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What Is A Bond?

A bond is a debt instrument that's created by a borrower for a specific amount of capital to be loaned over a specific period of time.

How Do Bonds Work?

The purchaser of the bond is the lender or bondholder. The lender receives interest payments from the borrower on specific dates until the bond matures, at which point the borrower returns the original amount of the bond back to the lender.

Governments, agencies, municipalities and corporations/companies issue bonds as a way of raising funds for such things as buying equipment, new projects, or refinancing existing debt. Issuing bonds can be more attractive than getting a loan from a bank because the bond is created by the borrower, whereas bank loan costs and terms are often more expensive and restrictive.

The specific amount of capital borrowed is called the face value; the specific period or duration is known as the maturity. The regular payments made by the borrower often occur annually or semi-annually, and the amount of each payment is determined by the bond’s annual coupon rate--expressed as a percentage of the face value.

For example, if company XYZ sells a bond with a face value of $1000, maturity of 3 years, a coupon rate of 5%, and semi-annual coupon dates, it would pay the bondholder (investor) $25 every 6 months for three years. The return, generally referred to as the yield, on the investment would be 5% annually and at the end of three years, XYZ company would return $1000 to the investor.

A bond’s coupon rate is largely determined by the risk of default by the borrower, but also by the duration of the bond, e.g., the longer the maturity of the bond the greater the chances that a borrower’s situation could change, making it more possible they could have trouble repaying the bond.

Bond Valuations

After being issued by a borrower, a bond can be traded in the same way as any other security. The value of this particular asset is in the fixed stream of payments.

On the secondary market, investors are willing to pay more or less for a bond depending on the interest rate environment at the time of the sale. The sale price changes the yield of the bond; the more paid for a bond with a fixed coupon rate the lower the yield. Conversely, the less paid, the higher the yield.

For example, using the XYZ bond mentioned above, consider what would happen if the original owner decides to sell the bond when interest rates of bonds with similar risk and duration have risen one percentage point.

In that case, the price to purchase the XYZ bond would fall, and the yield would rise because other bonds with better rates are now available. Conversely, if interest rates fell one percentage point, the XYZ bond would become more valuable, and the yield would fall, because it now has a better rate than other available bonds.

What are Government Bonds?

US Treasurys are called bonds if the maturity is longer than 10 years, notes if the maturity is between one and 10 years, and bills if less than one year.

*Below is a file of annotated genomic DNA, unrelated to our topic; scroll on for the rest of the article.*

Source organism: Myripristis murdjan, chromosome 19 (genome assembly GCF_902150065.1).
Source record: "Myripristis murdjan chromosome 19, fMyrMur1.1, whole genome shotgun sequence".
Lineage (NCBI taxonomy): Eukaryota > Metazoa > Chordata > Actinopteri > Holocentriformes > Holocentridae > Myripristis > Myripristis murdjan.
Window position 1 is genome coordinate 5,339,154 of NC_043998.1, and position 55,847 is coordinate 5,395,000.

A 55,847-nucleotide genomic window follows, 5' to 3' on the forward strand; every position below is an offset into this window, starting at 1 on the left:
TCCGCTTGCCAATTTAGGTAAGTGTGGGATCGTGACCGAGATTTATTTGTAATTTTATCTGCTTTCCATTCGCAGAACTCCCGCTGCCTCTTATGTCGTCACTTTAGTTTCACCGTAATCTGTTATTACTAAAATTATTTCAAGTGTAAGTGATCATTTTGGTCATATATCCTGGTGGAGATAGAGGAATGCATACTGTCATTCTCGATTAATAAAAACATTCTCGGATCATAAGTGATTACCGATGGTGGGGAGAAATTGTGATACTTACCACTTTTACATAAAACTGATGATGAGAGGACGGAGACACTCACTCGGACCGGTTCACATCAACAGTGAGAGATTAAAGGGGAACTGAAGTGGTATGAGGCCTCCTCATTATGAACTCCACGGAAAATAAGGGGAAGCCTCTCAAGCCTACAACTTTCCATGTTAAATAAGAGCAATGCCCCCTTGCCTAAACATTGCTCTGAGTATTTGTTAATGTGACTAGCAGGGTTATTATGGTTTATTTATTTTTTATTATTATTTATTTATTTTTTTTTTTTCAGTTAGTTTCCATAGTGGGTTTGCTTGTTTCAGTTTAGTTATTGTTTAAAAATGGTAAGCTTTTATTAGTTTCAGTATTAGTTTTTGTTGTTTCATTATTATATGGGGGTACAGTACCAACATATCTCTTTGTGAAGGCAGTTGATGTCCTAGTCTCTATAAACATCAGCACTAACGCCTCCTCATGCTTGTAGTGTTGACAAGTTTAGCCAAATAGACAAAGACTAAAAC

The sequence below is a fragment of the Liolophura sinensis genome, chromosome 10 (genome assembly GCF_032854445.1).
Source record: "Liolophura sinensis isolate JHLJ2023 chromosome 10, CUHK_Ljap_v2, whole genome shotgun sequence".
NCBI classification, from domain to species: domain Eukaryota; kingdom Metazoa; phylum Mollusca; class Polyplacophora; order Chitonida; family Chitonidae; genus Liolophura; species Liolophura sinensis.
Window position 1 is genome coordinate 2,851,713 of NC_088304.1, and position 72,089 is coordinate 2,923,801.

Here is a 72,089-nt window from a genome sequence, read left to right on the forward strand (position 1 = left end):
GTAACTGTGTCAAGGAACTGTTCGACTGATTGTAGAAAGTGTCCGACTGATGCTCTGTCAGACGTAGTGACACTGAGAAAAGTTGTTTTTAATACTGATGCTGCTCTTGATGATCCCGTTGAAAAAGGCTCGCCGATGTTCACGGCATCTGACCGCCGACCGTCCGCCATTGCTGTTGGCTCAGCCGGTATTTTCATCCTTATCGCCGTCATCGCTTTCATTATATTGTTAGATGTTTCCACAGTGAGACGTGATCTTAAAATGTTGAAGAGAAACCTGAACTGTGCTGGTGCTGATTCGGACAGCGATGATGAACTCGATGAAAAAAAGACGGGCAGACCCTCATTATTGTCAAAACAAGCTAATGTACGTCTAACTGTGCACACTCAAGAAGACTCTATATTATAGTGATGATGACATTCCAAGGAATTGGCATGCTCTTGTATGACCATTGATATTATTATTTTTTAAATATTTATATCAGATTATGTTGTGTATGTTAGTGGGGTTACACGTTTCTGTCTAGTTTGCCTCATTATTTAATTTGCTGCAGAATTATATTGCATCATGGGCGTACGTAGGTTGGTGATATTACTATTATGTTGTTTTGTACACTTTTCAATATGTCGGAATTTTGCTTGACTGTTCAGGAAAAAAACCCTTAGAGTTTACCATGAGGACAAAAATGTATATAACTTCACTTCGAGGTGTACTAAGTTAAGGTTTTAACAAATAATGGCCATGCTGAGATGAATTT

Municipal bonds, often called munis, have tax free benefits. They are issued by states, cities, counties and other, smaller government entities in order to fund local infrastructure or educational projects, for example.

The Government Bonds page at provides a searchable database of sovereign bond rates available around the world. The page begins with a chart of 10-year bond yields, often described as the benchmark rate, of major countries.

Searching the database by country and bond maturity produces a chart with current and historical yield curve data for each selected maturity. Tables of major bonds of different maturities follow, along with indices and prices of financial futures. The last table on the page details upcoming auctions around the world. For example, US Bonds:

Navigating across the entire section via the bonds tab allows users to filter for countries, spreads as well as major bond-related indices.

What Are Bond Investment Variations?

Bonds can be “callable," meaning the borrower chooses to pay off the loan early. In such cases, the bond issuer returns the original amount of the bond back to the bondholder (aka investor) and stops making the interest payments. Munis and corporate bonds are callable. Treasuries are not (save for very rare cases).

A bond can also be "putable" if it has that option stipulated at the outset. A putable bond allows the bondholder the right to exit the transaction before maturity if they so desire. However, this choice can only be exercised if certain pre-stipulated events or conditions occur.

Bonds can also be “zero-coupon,” meaning no interest (coupon) is paid to the bondholder while they hold the bond. Zero-coupon bonds are generally issued at a deep discount versus its face (par) value. When this type of bond matures, the holder is repaid at par rather than at the discounted rate, which is how the investor earns their return.

Corporate bonds can also be “convertible,” which allows bondholders to convert the bond to shares of the company’s stock under certain conditions.

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